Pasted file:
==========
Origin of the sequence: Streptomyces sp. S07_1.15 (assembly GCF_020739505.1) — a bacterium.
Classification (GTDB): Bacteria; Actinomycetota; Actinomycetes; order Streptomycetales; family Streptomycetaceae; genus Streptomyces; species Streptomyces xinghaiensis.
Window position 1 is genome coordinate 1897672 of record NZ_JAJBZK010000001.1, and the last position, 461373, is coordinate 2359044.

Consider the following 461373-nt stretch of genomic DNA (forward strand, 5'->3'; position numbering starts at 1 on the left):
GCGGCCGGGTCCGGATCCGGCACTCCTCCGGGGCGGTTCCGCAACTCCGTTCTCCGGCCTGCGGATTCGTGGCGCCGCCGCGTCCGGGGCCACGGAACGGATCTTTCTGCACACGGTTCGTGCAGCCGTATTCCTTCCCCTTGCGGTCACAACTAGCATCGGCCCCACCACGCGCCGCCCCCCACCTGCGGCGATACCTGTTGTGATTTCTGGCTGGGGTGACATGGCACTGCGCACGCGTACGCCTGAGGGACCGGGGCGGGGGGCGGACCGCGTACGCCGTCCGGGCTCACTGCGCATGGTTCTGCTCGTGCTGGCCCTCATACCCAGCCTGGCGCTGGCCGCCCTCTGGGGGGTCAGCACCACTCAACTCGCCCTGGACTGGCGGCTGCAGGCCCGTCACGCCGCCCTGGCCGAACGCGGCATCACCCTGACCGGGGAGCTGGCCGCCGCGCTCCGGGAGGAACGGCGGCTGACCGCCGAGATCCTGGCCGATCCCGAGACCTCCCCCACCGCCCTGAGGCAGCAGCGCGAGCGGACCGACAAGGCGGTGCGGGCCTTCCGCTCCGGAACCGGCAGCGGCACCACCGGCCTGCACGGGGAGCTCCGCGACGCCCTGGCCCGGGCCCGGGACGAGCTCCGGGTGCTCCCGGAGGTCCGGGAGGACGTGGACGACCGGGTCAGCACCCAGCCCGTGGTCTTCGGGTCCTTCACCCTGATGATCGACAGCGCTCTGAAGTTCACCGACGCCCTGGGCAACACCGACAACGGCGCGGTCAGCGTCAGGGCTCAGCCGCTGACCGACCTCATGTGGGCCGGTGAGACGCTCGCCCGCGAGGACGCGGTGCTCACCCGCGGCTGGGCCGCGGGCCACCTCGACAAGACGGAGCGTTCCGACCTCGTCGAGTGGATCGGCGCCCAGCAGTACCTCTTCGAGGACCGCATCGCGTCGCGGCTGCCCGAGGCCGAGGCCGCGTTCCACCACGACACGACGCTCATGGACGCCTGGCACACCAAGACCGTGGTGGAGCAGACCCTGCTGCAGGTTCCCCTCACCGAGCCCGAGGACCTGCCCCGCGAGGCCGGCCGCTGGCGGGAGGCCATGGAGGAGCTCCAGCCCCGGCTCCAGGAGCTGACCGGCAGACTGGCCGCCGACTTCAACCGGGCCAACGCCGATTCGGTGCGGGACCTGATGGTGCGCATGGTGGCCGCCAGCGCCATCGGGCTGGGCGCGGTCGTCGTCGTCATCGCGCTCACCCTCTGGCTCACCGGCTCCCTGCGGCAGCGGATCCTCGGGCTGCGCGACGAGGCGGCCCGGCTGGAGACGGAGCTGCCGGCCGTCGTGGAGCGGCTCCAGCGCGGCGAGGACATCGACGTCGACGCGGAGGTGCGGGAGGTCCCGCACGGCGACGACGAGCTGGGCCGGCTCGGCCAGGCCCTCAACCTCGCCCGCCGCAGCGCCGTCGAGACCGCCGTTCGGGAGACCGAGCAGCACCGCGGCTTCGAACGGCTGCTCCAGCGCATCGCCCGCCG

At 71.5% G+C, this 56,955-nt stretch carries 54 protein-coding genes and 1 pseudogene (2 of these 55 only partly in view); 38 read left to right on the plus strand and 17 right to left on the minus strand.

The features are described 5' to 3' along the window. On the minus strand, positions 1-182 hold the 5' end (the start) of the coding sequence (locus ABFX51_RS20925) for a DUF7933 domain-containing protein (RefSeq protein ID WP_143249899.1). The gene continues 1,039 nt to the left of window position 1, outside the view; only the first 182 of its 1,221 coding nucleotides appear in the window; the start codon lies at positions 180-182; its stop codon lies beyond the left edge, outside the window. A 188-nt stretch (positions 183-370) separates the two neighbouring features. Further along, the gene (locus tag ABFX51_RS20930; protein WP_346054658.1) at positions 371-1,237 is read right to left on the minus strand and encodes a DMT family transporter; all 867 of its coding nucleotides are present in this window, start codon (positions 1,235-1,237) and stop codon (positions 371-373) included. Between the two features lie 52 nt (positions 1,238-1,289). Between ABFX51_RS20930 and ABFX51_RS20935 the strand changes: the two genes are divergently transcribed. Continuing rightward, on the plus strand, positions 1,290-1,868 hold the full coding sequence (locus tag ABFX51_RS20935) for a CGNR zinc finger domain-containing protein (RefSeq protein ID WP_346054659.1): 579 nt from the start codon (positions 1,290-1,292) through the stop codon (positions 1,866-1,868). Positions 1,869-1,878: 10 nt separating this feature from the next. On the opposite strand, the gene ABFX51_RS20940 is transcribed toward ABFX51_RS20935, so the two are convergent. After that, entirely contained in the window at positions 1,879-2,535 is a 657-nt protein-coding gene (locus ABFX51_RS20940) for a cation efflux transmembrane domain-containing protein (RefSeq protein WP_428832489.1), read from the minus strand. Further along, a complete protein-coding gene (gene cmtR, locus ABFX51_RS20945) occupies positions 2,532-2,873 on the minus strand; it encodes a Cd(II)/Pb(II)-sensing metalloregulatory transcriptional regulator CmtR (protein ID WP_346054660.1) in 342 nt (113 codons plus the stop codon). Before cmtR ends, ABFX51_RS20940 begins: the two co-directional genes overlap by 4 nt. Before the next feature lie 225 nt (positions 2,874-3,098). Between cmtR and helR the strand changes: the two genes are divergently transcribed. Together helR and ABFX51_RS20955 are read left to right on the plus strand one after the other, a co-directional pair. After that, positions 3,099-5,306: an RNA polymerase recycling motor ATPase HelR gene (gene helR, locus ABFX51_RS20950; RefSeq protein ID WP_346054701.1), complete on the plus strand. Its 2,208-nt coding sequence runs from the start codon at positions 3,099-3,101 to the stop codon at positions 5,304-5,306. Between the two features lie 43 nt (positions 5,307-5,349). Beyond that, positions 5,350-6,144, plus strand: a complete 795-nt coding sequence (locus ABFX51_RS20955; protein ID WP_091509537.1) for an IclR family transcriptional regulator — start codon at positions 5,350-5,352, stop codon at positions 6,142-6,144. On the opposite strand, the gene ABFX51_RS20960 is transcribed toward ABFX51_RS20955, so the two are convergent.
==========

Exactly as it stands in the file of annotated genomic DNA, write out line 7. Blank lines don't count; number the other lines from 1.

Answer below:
The features are described 5' to 3' along the window. On the minus strand, positions 1-182 hold the 5' end (the start) of the coding sequence (locus ABFX51_RS20925) for a DUF7933 domain-containing protein (RefSeq protein ID WP_143249899.1). The gene continues 1,039 nt to the left of window position 1, outside the view; only the first 182 of its 1,221 coding nucleotides appear in the window; the start codon lies at positions 180-182; its stop codon lies beyond the left edge, outside the window. A 188-nt stretch (positions 183-370) separates the two neighbouring features. Further along, the gene (locus tag ABFX51_RS20930; protein WP_346054658.1) at positions 371-1,237 is read right to left on the minus strand and encodes a DMT family transporter; all 867 of its coding nucleotides are present in this window, start codon (positions 1,235-1,237) and stop codon (positions 371-373) included. Between the two features lie 52 nt (positions 1,238-1,289). Between ABFX51_RS20930 and ABFX51_RS20935 the strand changes: the two genes are divergently transcribed. Continuing rightward, on the plus strand, positions 1,290-1,868 hold the full coding sequence (locus tag ABFX51_RS20935) for a CGNR zinc finger domain-containing protein (RefSeq protein ID WP_346054659.1): 579 nt from the start codon (positions 1,290-1,292) through the stop codon (positions 1,866-1,868). Positions 1,869-1,878: 10 nt separating this feature from the next. On the opposite strand, the gene ABFX51_RS20940 is transcribed toward ABFX51_RS20935, so the two are convergent. After that, entirely contained in the window at positions 1,879-2,535 is a 657-nt protein-coding gene (locus ABFX51_RS20940) for a cation efflux transmembrane domain-containing protein (RefSeq protein WP_428832489.1), read from the minus strand. Further along, a complete protein-coding gene (gene cmtR, locus ABFX51_RS20945) occupies positions 2,532-2,873 on the minus strand; it encodes a Cd(II)/Pb(II)-sensing metalloregulatory transcriptional regulator CmtR (protein ID WP_346054660.1) in 342 nt (113 codons plus the stop codon). Before cmtR ends, ABFX51_RS20940 begins: the two co-directional genes overlap by 4 nt. Before the next feature lie 225 nt (positions 2,874-3,098). Between cmtR and helR the strand changes: the two genes are divergently transcribed. Together helR and ABFX51_RS20955 are read left to right on the plus strand one after the other, a co-directional pair. After that, positions 3,099-5,306: an RNA polymerase recycling motor ATPase HelR gene (gene helR, locus ABFX51_RS20950; RefSeq protein ID WP_346054701.1), complete on the plus strand. Its 2,208-nt coding sequence runs from the start codon at positions 3,099-3,101 to the stop codon at positions 5,304-5,306. Between the two features lie 43 nt (positions 5,307-5,349). Beyond that, positions 5,350-6,144, plus strand: a complete 795-nt coding sequence (locus ABFX51_RS20955; protein ID WP_091509537.1) for an IclR family transcriptional regulator — start codon at positions 5,350-5,352, stop codon at positions 6,142-6,144. On the opposite strand, the gene ABFX51_RS20960 is transcribed toward ABFX51_RS20955, so the two are convergent.